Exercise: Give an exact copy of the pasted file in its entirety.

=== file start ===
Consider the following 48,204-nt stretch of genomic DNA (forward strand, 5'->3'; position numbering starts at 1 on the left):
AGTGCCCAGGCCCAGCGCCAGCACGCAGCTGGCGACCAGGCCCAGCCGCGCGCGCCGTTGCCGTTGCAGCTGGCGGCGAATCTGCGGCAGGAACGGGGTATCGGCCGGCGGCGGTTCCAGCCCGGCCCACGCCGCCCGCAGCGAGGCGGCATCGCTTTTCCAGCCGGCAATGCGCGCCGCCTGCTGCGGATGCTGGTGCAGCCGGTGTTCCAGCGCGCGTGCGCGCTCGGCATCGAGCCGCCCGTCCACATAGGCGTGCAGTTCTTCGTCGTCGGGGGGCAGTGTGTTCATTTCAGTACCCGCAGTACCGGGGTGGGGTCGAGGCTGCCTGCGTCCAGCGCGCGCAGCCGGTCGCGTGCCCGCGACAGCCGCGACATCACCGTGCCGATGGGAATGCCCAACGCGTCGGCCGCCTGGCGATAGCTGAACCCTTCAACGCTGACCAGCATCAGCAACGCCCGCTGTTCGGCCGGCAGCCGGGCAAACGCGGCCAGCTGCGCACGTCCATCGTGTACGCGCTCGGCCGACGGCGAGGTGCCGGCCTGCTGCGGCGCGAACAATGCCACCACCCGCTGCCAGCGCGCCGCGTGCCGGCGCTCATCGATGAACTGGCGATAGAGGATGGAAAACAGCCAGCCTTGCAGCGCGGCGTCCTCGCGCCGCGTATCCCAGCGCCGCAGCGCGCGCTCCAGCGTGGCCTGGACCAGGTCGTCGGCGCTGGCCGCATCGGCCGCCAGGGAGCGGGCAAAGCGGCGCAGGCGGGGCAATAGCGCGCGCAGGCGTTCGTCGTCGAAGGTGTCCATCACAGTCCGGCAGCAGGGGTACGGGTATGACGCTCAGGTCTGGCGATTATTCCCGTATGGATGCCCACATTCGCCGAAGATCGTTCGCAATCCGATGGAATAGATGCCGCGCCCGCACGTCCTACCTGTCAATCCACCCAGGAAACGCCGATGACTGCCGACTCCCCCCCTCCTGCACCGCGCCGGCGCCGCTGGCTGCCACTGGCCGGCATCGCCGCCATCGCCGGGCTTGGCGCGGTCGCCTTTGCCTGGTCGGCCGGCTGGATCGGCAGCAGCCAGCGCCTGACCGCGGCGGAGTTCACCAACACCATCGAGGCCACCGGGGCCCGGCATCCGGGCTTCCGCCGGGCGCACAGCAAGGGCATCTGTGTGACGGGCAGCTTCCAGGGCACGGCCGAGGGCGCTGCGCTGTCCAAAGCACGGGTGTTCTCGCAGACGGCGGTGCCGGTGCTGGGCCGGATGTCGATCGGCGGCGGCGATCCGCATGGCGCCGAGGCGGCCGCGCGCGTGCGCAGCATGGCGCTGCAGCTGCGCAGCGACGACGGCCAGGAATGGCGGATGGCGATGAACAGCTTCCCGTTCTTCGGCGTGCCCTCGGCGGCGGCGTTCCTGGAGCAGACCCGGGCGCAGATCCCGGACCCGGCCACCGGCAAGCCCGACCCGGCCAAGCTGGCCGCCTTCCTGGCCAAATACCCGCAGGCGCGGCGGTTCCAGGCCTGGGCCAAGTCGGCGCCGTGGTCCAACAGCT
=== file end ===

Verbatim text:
Consider the following 48,204-nt stretch of genomic DNA (forward strand, 5'->3'; position numbering starts at 1 on the left):
AGTGCCCAGGCCCAGCGCCAGCACGCAGCTGGCGACCAGGCCCAGCCGCGCGCGCCGTTGCCGTTGCAGCTGGCGGCGAATCTGCGGCAGGAACGGGGTATCGGCCGGCGGCGGTTCCAGCCCGGCCCACGCCGCCCGCAGCGAGGCGGCATCGCTTTTCCAGCCGGCAATGCGCGCCGCCTGCTGCGGATGCTGGTGCAGCCGGTGTTCCAGCGCGCGTGCGCGCTCGGCATCGAGCCGCCCGTCCACATAGGCGTGCAGTTCTTCGTCGTCGGGGGGCAGTGTGTTCATTTCAGTACCCGCAGTACCGGGGTGGGGTCGAGGCTGCCTGCGTCCAGCGCGCGCAGCCGGTCGCGTGCCCGCGACAGCCGCGACATCACCGTGCCGATGGGAATGCCCAACGCGTCGGCCGCCTGGCGATAGCTGAACCCTTCAACGCTGACCAGCATCAGCAACGCCCGCTGTTCGGCCGGCAGCCGGGCAAACGCGGCCAGCTGCGCACGTCCATCGTGTACGCGCTCGGCCGACGGCGAGGTGCCGGCCTGCTGCGGCGCGAACAATGCCACCACCCGCTGCCAGCGCGCCGCGTGCCGGCGCTCATCGATGAACTGGCGATAGAGGATGGAAAACAGCCAGCCTTGCAGCGCGGCGTCCTCGCGCCGCGTATCCCAGCGCCGCAGCGCGCGCTCCAGCGTGGCCTGGACCAGGTCGTCGGCGCTGGCCGCATCGGCCGCCAGGGAGCGGGCAAAGCGGCGCAGGCGGGGCAATAGCGCGCGCAGGCGTTCGTCGTCGAAGGTGTCCATCACAGTCCGGCAGCAGGGGTACGGGTATGACGCTCAGGTCTGGCGATTATTCCCGTATGGATGCCCACATTCGCCGAAGATCGTTCGCAATCCGATGGAATAGATGCCGCGCCCGCACGTCCTACCTGTCAATCCACCCAGGAAACGCCGATGACTGCCGACTCCCCCCCTCCTGCACCGCGCCGGCGCCGCTGGCTGCCACTGGCCGGCATCGCCGCCATCGCCGGGCTTGGCGCGGTCGCCTTTGCCTGGTCGGCCGGCTGGATCGGCAGCAGCCAGCGCCTGACCGCGGCGGAGTTCACCAACACCATCGAGGCCACCGGGGCCCGGCATCCGGGCTTCCGCCGGGCGCACAGCAAGGGCATCTGTGTGACGGGCAGCTTCCAGGGCACGGCCGAGGGCGCTGCGCTGTCCAAAGCACGGGTGTTCTCGCAGACGGCGGTGCCGGTGCTGGGCCGGATGTCGATCGGCGGCGGCGATCCGCATGGCGCCGAGGCGGCCGCGCGCGTGCGCAGCATGGCGCTGCAGCTGCGCAGCGACGACGGCCAGGAATGGCGGATGGCGATGAACAGCTTCCCGTTCTTCGGCGTGCCCTCGGCGGCGGCGTTCCTGGAGCAGACCCGGGCGCAGATCCCGGACCCGGCCACCGGCAAGCCCGACCCGGCCAAGCTGGCCGCCTTCCTGGCCAAATACCCGCAGGCGCGGCGGTTCCAGGCCTGGGCCAAGTCGGCGCCGTGGTCCAACAGCT